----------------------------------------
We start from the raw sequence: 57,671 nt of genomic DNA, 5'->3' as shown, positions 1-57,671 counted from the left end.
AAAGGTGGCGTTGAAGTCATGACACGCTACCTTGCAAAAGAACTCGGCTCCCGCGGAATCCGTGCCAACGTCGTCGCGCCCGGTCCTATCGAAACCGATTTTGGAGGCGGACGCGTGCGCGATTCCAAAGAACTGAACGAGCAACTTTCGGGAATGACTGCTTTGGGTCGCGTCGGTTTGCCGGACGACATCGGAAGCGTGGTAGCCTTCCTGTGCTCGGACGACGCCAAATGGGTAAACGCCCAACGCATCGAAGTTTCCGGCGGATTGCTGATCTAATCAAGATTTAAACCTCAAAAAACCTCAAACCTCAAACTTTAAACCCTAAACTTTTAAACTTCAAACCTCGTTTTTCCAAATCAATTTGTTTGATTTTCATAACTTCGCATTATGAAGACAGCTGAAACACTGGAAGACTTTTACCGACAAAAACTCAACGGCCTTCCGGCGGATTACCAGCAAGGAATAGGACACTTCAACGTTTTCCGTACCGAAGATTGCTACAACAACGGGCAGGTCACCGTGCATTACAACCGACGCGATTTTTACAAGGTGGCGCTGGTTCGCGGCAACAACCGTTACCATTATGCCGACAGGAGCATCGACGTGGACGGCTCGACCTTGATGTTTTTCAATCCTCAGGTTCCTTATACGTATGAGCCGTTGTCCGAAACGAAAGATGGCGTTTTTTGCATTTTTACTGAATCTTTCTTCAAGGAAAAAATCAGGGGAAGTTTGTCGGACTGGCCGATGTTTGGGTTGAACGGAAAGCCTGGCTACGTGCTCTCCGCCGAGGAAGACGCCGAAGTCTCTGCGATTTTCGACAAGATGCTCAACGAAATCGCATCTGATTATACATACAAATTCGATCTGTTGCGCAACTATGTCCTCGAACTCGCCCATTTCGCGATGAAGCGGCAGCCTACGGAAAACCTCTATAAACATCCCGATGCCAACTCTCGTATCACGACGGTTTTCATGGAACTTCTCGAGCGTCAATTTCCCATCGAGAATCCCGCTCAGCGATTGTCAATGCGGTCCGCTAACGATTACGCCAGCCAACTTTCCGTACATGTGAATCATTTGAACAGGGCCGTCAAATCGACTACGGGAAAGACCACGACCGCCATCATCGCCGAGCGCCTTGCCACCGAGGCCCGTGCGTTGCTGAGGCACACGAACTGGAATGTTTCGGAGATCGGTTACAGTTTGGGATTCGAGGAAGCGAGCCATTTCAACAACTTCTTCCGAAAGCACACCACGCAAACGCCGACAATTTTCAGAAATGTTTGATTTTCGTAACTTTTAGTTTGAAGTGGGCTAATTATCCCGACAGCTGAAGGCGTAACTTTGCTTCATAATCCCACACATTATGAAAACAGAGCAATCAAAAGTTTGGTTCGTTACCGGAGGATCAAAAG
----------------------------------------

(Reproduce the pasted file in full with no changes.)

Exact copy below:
We start from the raw sequence: 57,671 nt of genomic DNA, 5'->3' as shown, positions 1-57,671 counted from the left end.
AAAGGTGGCGTTGAAGTCATGACACGCTACCTTGCAAAAGAACTCGGCTCCCGCGGAATCCGTGCCAACGTCGTCGCGCCCGGTCCTATCGAAACCGATTTTGGAGGCGGACGCGTGCGCGATTCCAAAGAACTGAACGAGCAACTTTCGGGAATGACTGCTTTGGGTCGCGTCGGTTTGCCGGACGACATCGGAAGCGTGGTAGCCTTCCTGTGCTCGGACGACGCCAAATGGGTAAACGCCCAACGCATCGAAGTTTCCGGCGGATTGCTGATCTAATCAAGATTTAAACCTCAAAAAACCTCAAACCTCAAACTTTAAACCCTAAACTTTTAAACTTCAAACCTCGTTTTTCCAAATCAATTTGTTTGATTTTCATAACTTCGCATTATGAAGACAGCTGAAACACTGGAAGACTTTTACCGACAAAAACTCAACGGCCTTCCGGCGGATTACCAGCAAGGAATAGGACACTTCAACGTTTTCCGTACCGAAGATTGCTACAACAACGGGCAGGTCACCGTGCATTACAACCGACGCGATTTTTACAAGGTGGCGCTGGTTCGCGGCAACAACCGTTACCATTATGCCGACAGGAGCATCGACGTGGACGGCTCGACCTTGATGTTTTTCAATCCTCAGGTTCCTTATACGTATGAGCCGTTGTCCGAAACGAAAGATGGCGTTTTTTGCATTTTTACTGAATCTTTCTTCAAGGAAAAAATCAGGGGAAGTTTGTCGGACTGGCCGATGTTTGGGTTGAACGGAAAGCCTGGCTACGTGCTCTCCGCCGAGGAAGACGCCGAAGTCTCTGCGATTTTCGACAAGATGCTCAACGAAATCGCATCTGATTATACATACAAATTCGATCTGTTGCGCAACTATGTCCTCGAACTCGCCCATTTCGCGATGAAGCGGCAGCCTACGGAAAACCTCTATAAACATCCCGATGCCAACTCTCGTATCACGACGGTTTTCATGGAACTTCTCGAGCGTCAATTTCCCATCGAGAATCCCGCTCAGCGATTGTCAATGCGGTCCGCTAACGATTACGCCAGCCAACTTTCCGTACATGTGAATCATTTGAACAGGGCCGTCAAATCGACTACGGGAAAGACCACGACCGCCATCATCGCCGAGCGCCTTGCCACCGAGGCCCGTGCGTTGCTGAGGCACACGAACTGGAATGTTTCGGAGATCGGTTACAGTTTGGGATTCGAGGAAGCGAGCCATTTCAACAACTTCTTCCGAAAGCACACCACGCAAACGCCGACAATTTTCAGAAATGTTTGATTTTCGTAACTTTTAGTTTGAAGTGGGCTAATTATCCCGACAGCTGAAGGCGTAACTTTGCTTCATAATCCCACACATTATGAAAACAGAGCAATCAAAAGTTTGGTTCGTTACCGGAGGATCAAAAG